• And maybe you thought Doogie Howser, M.D. was complete fiction, but Balamurali Ambati, M.D. (born July 29, 1977) was the youngest person ever, according to Guinness Book of Records, to become a doctor. Ambati graduated from New York University at the age of 13 and Mount Sinai School of Medicine at age 17, becoming the world’s youngest doctor in 1995.

You can learn more about Indian Americans on Homespun: The Smithsonian Indian American Heritage Project and read personal experiences on their blogs —The Indian American Story and Bookdragon.

Have you been to India? Share your story.

Never been to India? That’s okay, you can go on our Mystical India tour!

Photo: Gardens of Rajasthan

Tuesday, July 7th, 2009
Photo: Sadie McVicker

Woman in a garden, Rajasthan. Photo: Sadie McVicker

India’s largest state, Rajasthan, is home to Jaipur, the Thar Desert, and Kalibangahome to India’s most ancient ruins. Rajasthanis are known for their classical music, embroidery, carved temples, and love of brightly colored clothing and accessories. Rajasthani crafts, jewelry, and textiles are in high demand for their intricate adornment and celebratory spirit.

Visit Rajasthan for yourself on one of these tours to India.

Click here to read other blog posts about India.

Have you been to India? How did it affect you? Share below.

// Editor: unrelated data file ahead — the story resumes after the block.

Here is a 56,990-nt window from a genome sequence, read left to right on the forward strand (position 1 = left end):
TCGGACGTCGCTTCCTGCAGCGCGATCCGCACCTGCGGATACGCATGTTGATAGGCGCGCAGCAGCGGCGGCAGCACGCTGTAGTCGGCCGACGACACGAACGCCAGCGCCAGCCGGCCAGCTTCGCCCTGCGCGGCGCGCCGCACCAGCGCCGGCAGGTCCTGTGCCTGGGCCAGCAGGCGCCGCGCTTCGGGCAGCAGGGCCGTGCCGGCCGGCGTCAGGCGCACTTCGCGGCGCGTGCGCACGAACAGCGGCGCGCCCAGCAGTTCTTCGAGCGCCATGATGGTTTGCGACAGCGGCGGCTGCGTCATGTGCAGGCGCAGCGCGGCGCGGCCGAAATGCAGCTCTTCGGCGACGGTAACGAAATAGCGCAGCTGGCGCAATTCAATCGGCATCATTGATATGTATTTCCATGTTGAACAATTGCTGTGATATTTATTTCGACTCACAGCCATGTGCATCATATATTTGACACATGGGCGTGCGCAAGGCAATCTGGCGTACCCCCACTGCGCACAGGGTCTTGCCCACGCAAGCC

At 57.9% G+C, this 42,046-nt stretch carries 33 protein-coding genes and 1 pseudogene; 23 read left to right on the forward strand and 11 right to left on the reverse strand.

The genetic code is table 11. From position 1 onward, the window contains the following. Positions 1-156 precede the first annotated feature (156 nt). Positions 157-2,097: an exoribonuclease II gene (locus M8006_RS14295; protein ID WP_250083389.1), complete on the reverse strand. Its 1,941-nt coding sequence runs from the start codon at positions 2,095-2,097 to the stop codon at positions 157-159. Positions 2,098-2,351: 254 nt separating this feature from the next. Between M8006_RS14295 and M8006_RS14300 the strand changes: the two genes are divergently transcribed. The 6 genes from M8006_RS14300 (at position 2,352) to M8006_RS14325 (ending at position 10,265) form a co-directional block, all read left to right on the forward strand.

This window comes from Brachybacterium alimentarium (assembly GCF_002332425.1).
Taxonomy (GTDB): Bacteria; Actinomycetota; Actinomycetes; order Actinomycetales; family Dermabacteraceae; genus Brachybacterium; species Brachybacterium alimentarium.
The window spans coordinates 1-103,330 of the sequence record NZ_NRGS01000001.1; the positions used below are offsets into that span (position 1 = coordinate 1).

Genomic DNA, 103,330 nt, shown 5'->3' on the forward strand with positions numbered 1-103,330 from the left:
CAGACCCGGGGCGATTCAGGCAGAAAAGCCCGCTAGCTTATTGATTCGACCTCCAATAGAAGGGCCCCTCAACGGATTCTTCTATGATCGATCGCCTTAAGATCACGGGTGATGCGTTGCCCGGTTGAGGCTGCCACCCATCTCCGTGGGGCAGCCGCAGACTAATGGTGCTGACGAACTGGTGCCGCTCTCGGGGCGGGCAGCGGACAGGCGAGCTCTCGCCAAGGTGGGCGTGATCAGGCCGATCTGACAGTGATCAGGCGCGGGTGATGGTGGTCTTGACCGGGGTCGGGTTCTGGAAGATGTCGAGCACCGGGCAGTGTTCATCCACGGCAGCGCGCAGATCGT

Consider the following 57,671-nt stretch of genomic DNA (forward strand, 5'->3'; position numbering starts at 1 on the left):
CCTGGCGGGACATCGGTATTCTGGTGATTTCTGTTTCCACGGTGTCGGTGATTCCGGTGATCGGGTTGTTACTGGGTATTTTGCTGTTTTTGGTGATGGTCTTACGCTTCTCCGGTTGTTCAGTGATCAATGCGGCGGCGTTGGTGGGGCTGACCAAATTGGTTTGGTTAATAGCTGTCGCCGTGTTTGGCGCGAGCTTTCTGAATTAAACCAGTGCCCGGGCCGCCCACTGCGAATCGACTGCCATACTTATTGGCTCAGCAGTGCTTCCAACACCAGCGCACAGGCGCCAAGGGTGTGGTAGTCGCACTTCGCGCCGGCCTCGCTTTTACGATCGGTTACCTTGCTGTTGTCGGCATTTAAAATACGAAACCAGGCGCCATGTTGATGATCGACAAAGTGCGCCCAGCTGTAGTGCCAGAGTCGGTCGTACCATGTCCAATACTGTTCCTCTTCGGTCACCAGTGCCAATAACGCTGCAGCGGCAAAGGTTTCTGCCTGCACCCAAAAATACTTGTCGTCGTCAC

India: A Feast for the Senses and Spirit

Thursday, April 23rd, 2009

Minhazz Majumdar is a writer and curator of Indian art and co-founder of the Earth & Grass Workshop, an organization that promotes arts and crafts as livelihood. She serves as Study Leader on our India’s Arts and Crafts tour. Click here to learn more about Minhazz and traveling with her.

An aeral view of typical Indian street traffic. Photo: Courtesy Flickr user alex graves

An aerial view of typical Indian street traffic Photo: Courtesy Flickr user alex graves

Whether you seek it or not, consciously or unconsciously, being in India is a true wakening of the five senses and in some cases, the sixth sense too. And so it was with me on a recent India Smithsonian Journeys trip. Our group was returning from a trip around Delhi, culminating at the memorial to Mahatma Gandhi, the Father of our nation in New Delhi. The visit had been wonderful and hundreds of school children in their bright and clean uniforms were also there lending the space a great energy. In keeping with the Indian tradition of treating a guest as a god, all the children were eager to shake hands with the Smithsonian visitors, and some even wanted to have photographs taken with the guests from overseas.